The next inevitable step was removing the bowl of soup from his presence and pouring the contents into a mesh strainer. I returned with a clear broth, equally delicious, but with no weird things floating in it. He enjoyed the broth. I dumped the best part back into the pot for others to enjoy. I went to visit Mr. Google to find out if the broth of a soup actually has food value. It seemed like the best part was being rejected. Apparently, there is excellent value in the soup broth, which is further enhanced when cooking with soup bones. I will put soup bones on my shopping list. Tomorrow, we return to pureed soups with nothing afloat.

Tomorrow came and went. An entire head of fresh cauliflower was roasted in the oven and then turned into my divine pureed soup with ginger. I knew we would have a pleasant meal because Hubby adored this soup when I first created it. This time he proclaimed:

“What am I supposed to do with this, chew it or drink it?” as he pushed it away.

Dinner was home-made chili. I really make a great chili. Large lumps of beef, not too spicy…corn, kidney beans, and lots of cilantro. Hubby has always liked my chili. Not tonight. I served it with taco chips. Yum. He took one look at it and said:

“If I eat this I will vomit.” Such a delightful way to begin a meal.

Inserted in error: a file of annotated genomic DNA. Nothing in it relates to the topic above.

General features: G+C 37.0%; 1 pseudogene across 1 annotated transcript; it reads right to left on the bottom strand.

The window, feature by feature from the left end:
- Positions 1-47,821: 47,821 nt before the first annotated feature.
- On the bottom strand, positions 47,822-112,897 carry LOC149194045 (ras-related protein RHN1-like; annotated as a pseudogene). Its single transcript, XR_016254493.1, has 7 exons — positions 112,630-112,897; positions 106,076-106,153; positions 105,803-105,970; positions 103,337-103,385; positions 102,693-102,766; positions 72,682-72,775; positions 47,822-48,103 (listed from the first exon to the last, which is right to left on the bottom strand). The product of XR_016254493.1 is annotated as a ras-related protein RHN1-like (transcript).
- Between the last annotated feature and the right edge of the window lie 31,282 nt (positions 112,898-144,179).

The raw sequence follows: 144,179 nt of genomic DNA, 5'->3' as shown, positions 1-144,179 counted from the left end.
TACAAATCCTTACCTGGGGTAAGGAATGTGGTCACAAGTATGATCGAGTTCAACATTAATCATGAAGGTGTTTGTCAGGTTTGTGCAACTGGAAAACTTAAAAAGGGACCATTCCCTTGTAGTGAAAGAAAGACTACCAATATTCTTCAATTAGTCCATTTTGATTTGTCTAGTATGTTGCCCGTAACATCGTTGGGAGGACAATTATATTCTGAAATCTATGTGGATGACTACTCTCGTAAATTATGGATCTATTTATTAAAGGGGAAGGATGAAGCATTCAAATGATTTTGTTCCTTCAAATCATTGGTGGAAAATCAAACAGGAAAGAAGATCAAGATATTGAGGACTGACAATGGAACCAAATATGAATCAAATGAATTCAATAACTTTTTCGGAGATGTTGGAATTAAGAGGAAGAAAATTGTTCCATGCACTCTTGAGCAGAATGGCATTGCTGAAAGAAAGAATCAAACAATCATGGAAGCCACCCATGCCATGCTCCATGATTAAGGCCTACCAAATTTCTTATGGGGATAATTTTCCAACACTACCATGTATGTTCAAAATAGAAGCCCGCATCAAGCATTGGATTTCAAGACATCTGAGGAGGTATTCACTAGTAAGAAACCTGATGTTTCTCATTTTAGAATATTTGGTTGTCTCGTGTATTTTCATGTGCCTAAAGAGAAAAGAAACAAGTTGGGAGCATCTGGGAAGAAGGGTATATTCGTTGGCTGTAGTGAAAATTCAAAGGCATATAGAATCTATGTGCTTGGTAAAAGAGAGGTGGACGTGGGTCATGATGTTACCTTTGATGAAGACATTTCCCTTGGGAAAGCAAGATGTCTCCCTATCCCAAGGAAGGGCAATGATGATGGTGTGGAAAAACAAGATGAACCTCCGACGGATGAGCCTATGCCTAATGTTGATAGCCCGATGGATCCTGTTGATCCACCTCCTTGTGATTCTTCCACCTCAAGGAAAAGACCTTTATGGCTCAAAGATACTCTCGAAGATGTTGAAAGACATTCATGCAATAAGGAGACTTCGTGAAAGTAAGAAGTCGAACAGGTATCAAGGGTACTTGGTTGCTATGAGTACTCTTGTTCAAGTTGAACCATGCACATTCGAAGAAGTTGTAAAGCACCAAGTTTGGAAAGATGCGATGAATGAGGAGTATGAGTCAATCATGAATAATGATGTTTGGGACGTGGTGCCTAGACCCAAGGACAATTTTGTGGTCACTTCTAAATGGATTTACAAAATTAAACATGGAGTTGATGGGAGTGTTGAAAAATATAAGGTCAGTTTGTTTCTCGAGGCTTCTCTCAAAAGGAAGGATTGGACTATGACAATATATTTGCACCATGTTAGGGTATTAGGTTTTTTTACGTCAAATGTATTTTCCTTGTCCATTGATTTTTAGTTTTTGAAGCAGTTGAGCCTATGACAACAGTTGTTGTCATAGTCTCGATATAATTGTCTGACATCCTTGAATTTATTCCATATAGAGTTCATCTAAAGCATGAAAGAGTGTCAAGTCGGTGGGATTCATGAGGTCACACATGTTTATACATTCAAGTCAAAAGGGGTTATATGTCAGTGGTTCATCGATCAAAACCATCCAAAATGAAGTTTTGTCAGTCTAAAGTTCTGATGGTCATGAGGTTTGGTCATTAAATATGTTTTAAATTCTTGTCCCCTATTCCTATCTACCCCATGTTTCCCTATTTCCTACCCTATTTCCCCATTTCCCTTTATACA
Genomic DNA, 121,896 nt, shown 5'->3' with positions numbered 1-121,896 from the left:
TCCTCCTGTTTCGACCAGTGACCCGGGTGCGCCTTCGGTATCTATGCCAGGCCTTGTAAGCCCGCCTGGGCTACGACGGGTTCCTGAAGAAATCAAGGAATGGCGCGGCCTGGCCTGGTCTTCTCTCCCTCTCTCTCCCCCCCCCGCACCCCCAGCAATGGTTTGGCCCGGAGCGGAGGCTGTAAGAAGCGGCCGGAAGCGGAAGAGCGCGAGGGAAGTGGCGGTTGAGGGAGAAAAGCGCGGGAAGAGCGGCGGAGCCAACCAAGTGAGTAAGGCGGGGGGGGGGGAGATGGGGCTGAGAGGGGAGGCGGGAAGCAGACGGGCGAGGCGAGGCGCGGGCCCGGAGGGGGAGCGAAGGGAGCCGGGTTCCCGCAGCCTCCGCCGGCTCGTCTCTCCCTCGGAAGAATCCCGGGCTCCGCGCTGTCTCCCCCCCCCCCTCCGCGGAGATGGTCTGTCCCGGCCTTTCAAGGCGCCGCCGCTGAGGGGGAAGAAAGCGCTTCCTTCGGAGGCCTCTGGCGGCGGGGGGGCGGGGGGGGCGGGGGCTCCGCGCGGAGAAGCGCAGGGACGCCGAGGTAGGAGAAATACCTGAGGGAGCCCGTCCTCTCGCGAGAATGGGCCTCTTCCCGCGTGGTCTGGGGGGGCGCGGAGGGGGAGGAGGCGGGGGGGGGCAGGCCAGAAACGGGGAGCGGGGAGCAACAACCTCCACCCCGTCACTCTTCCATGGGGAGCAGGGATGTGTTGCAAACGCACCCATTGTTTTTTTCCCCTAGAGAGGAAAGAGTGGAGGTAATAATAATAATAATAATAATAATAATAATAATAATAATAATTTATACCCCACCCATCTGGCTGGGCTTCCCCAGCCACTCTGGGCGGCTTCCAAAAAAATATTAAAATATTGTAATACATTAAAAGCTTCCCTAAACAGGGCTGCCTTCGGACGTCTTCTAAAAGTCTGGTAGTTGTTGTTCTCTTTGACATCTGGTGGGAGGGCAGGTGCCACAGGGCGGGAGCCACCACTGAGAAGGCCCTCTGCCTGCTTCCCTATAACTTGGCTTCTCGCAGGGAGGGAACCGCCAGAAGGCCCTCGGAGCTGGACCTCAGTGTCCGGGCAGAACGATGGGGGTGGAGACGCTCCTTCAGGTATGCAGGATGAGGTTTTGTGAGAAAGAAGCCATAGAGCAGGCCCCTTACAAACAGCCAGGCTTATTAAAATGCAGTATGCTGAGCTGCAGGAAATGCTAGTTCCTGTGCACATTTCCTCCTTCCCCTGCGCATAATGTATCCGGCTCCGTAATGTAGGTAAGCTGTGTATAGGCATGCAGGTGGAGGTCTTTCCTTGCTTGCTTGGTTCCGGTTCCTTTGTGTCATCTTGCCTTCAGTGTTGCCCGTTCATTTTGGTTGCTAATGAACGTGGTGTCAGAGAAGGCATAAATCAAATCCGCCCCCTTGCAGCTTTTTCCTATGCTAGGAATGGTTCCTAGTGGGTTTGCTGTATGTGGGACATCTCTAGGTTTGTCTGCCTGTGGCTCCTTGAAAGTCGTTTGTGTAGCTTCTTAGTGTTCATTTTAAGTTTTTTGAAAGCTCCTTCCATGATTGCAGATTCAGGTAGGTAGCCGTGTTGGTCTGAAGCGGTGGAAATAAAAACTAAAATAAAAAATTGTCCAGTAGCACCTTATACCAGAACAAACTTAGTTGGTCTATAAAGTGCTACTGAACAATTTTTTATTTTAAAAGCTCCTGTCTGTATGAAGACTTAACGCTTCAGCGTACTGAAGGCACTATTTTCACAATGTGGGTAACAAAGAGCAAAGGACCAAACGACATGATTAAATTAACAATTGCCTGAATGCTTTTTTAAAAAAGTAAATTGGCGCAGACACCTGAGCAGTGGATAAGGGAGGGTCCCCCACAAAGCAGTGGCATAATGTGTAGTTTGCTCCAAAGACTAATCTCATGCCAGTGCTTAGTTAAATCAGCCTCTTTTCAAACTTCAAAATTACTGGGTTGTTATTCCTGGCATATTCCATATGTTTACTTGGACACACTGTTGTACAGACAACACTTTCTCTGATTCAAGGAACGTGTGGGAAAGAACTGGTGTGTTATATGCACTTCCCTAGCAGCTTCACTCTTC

Then he began a trip down memory lane:

“Mama would never have cooked me a meal like this!” My hackles are raised and I am now ready for battle.

“Don’t tell me about your mother’s cooking!” I maturely respond.

“What did my mother ever do to you?” He angrily retorts.

Mealtimes are my favorite time of day.

Lunch for Hubby can sometimes be a pizza. Purchased at the local grocery, it is kept in reserve for emergencies. An emergency is defined as whenever the meal cooked for the three of us is rejected out-of-hand. The latest pizza was also rejected. Why? I was oblivious to the fact that the oregano flakes constituted “black spots” and were hence verboten. It is not bad enough that I must dump another meal into the trash, but now I find myself looking for frozen pizzas where the photo on the box guarantees me that there is nothing atop of the cheese. But don’t be fooled, photos lie! I open up a new pizza only to find the dreaded oregano frozen in-place and challenging my sanity. Another trip to the grocery and I am now the proud owner of shredded mozzarella which I can sprinkle in an emergency to cover the unexpected little critters. Undoubtedly Hubby will complain that there is now too much cheese to his liking.